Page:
The problems raised by salvage excavations are indeed vexing. In common with the other expeditions to Nubia which have recently been organized we are faced with a most unusual situation. An archaeological expedition is usually organized to excavate a major site of prime potential in an area of the sponsoring institution’s interest, or else to seek out information about early man in areas where our knowledge is woefully inadequate. Given an unrestricted choice of sites in Egypt, one would scarcely select Nubia as rewarding for spectacular finds or for the more important business of filling in gaps in our prehistoric and historical record. The reason for this situation is two-fold. First, because of the building of the present dam and its later heightening, Egyptian Nubia has been the one area in Egypt which has received the benefit of systematic examination through a long series of archaeological surveys and expeditions. Second, the region has always been something of a cultural backwater and border zone; it has been on the periphery and never in the center of the major events in prehistory and history.

These last considerations, however, indicate one of the attractions of the region for research: as a zone between the political centers to the north and south the area exhibits the changes reflected in its domination first from one direction and then from the other, with the ever present pressures from the peoples of the deserts to the east and the west. The diversity characteristic of the area can be illustrated by the languages spoken today and in ancient times. Although the people of Toshka speak Arabic, they speak Nubian among themselves. The first person one is likely to see in landing at Toshka East, however, is a Bishari herdsman of the eastern desert; his native language is neither Arabic nor Nubian but Bishari. The first man one is likely to come upon at Toshka West speaks Kunuzi, the Nubian language of the north near Aswan. He belongs to a group of men who were resettled in Toshka when the waters covered their houses in the north. Now they will be faced with another relocation. Arabic, Nubian, Kunuzi, and Bishari are thus spoken by the people we meet daily. The situation in ancient times was probably not as complex at any one point in time. Yet in our excavations to date we have had to deal with inscriptions in Egyptuan (hieroglyphs), Meroitic (the language of the area in Hellenistic and Roman times), and Coptic, these languages being listed in the order of their time sequence and the frequency of the inscriptions, as well as in Greek.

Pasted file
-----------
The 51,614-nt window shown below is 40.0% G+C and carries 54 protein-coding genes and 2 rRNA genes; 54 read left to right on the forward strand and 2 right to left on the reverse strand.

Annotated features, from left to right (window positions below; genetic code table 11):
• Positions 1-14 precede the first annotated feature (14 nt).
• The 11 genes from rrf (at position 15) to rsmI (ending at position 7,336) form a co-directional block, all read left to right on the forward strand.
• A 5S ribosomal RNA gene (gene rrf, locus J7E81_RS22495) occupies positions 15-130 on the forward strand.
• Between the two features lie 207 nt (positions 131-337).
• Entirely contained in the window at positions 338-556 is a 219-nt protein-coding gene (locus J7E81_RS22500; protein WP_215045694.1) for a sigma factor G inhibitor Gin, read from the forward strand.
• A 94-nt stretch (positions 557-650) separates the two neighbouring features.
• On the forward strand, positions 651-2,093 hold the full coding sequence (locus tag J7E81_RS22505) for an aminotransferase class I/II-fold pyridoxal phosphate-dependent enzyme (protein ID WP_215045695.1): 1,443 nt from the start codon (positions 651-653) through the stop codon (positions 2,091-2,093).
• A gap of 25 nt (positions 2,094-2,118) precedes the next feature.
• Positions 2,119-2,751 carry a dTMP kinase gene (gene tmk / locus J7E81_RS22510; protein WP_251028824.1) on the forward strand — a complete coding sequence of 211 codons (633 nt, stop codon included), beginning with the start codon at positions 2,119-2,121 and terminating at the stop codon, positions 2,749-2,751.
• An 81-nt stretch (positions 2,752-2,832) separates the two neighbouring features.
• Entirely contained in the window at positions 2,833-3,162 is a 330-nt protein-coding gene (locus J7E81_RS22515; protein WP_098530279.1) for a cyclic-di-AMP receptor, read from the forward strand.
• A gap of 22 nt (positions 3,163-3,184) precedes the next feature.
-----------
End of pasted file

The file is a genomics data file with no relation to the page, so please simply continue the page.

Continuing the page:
For our first season in this new series of excavations (Pennsylvania’s seventh season counting the 1905-1911 work), we chose to make a compromise between a survey of the area assigned to us and a detailed excavation of some of its features. Considering the extent of previous work in Nubia, we were rewarded by a a season which greatly surpassed our expectations. A brief description of our area may not be out of place at this point. At high water level the western bank of the river within our concession presents the appearance of a sandy beach rising, quite steeply in places, to the desert plateau. Little vegetation is visible for miles at a time. The many craggy sandstone hills and outcroppings in this desert of sand, an extension of the Sahara, are wonderfully strange to behold. Only in the north, at Toshka West, is there a village of any size. The villages in this part of Nubia consist of long bands of rectangular houses facing the river. The houses may form a chain five or six miles long and at times as little as fifty feet in width. In front of the houses is a sandy or rocky strip parallel to the river, and then a thin green strip of cultivation of varying width along the bank which sometimes vanishes completely. On the river’s edge are numerous thorn acacias and occasionally palm groves. In late summer and early winter when the dam at Asway (some 150 miles to the north) is open, the level of the river falls and relatively extensive fields emerge. Submerged temples become visible for this part of the year. Even at high water along the deserted sandy beaches there are occasional points where one can see a group of houses, a cattle-driven water wheel, some few plots of green, and a row of tall tamarisks. The eastern side of our concession at high water consists for most of its distance of a rocky shore without the sand dunes. At the places where cultivation exists on both banks there is always the problem of bringing the boat to land over the submerged fields and through the half covered palms. Often we have to give up the attempt and land miles to the north or south of the point of interest and walk back.